Dan Marchant

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It is generally not a good idea (given how cheap storage is) to throw away the original RAW. Just because you don't need it now doesn't mean you wont at a later date. A friend might want a print but in a different aspect ratio. Or you might want to reprocess the image after learning a new technique or buying some new software.
 

H2oggre

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Thank you all. And especially Dan & Cletus. Your points of different aspect ratios needed later, and tighter housekeeping are good ones.
So Cletus, when I make changes to a large DNG in Lightroom, I'm looking at the "preview " stored. Are these jpgs like the original thumbnail or just a new re-"drawn" bunch of pixel from the red, green, and blue, photosites?
And I am aware storage prices are dropping, but like you say full frame and even "enhance details" results increase my future storage requirements. I just hate storing all the unnecessary parts of my image because I did not have enough [reach on the] lens or could not get close enough. What started this was I read that lossy DNG was not discernably different from regular DNG. Yet in my case results in 40% less filesize so I jumped on that.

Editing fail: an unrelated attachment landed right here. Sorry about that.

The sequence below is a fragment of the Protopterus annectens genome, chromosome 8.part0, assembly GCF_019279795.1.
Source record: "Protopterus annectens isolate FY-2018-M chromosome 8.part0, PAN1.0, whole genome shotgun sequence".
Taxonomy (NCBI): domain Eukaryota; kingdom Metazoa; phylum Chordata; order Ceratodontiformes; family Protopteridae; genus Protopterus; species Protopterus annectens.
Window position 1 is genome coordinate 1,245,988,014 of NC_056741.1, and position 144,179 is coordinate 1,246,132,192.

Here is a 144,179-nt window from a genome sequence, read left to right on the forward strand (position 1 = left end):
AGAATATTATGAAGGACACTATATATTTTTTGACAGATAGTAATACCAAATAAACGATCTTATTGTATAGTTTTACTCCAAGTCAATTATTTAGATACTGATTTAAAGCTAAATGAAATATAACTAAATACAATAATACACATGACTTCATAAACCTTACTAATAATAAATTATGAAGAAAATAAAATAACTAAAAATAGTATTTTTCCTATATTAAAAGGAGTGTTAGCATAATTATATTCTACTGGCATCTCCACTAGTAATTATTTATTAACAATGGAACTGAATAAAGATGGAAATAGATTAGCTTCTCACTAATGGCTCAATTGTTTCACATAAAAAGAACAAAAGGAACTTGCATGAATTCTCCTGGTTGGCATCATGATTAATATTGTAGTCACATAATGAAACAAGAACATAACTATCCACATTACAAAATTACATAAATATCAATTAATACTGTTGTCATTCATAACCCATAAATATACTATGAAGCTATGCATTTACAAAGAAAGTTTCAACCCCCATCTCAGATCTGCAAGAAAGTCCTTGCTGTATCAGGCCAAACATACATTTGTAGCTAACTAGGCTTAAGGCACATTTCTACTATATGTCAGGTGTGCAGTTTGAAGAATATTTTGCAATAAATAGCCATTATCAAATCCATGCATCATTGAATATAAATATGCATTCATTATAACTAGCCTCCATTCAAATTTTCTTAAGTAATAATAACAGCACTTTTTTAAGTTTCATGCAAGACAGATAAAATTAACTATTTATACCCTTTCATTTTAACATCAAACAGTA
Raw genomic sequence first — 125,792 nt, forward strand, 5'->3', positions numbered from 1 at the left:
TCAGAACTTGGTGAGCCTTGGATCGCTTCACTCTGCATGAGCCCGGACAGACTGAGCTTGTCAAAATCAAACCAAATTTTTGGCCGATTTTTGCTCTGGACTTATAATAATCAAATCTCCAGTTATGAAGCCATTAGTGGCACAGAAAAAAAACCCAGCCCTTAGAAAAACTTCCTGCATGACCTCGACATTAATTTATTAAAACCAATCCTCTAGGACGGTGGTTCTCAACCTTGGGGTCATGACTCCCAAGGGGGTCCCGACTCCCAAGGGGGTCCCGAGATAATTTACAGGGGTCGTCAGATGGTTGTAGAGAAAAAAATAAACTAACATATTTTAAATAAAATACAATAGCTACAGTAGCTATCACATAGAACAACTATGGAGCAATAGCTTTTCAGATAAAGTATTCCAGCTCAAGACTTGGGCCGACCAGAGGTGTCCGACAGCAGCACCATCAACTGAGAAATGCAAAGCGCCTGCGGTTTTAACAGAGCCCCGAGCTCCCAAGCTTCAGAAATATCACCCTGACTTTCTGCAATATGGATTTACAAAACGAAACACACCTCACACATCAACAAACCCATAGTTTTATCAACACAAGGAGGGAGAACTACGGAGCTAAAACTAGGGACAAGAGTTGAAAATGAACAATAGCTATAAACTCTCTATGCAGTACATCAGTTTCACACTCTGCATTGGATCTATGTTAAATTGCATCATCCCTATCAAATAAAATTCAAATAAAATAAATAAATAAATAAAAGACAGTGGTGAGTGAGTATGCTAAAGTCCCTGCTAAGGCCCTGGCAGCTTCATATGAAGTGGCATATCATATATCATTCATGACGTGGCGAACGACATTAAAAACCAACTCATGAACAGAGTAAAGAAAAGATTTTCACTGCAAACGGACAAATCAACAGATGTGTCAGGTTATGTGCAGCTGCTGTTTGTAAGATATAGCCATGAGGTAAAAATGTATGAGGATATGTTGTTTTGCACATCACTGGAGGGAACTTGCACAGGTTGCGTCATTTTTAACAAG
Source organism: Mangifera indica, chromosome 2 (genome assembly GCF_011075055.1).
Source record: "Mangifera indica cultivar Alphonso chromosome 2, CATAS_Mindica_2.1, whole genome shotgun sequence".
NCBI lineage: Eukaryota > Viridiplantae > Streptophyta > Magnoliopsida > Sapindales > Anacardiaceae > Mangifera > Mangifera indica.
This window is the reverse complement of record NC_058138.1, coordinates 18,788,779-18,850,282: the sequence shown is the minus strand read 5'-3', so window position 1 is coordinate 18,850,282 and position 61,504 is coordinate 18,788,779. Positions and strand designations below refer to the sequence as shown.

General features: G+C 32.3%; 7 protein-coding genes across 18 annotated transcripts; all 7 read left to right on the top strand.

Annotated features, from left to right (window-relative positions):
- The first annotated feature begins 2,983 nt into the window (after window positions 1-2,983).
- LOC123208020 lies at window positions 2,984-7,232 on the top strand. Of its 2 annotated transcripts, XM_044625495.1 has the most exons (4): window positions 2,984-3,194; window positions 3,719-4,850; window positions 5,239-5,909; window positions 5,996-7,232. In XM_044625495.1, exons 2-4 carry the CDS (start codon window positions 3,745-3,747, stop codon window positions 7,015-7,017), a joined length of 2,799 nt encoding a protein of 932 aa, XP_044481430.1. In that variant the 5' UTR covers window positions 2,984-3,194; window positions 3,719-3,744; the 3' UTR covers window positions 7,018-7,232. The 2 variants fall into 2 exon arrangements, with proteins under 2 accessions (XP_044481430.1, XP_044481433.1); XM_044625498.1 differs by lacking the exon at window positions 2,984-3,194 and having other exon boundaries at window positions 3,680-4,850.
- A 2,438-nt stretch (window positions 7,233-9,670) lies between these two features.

But you are right - I should be spending my time being more brutal in my culling. I'm too close to my shots. I need a more brutal editing mentality, Thanks for your points.
 

clee01l

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So Cletus, when I make changes to a large DNG in Lightroom, I'm looking at the "preview " stored. Are these jpgs like the original thumbnail
Your camera always creates a fully processed JPEG. When you save the RAW image in the camera, this fully processed JPEG is available for review on the camera back and as a thumbnail stored in the header section of the RAW file.
All previews in LR are stored in the LR Previews folder. When you initially import a RAW file into LR, the thumbnail from the header section of the RAW file is copied to the previews folder. The RAW data is demosaic'd, converted to RGB (pixels) and preprocessed. When you first open the image in LR, LR will take this preprocessed RGB image and replace the existing thumbnail with this preprocessed RGB image.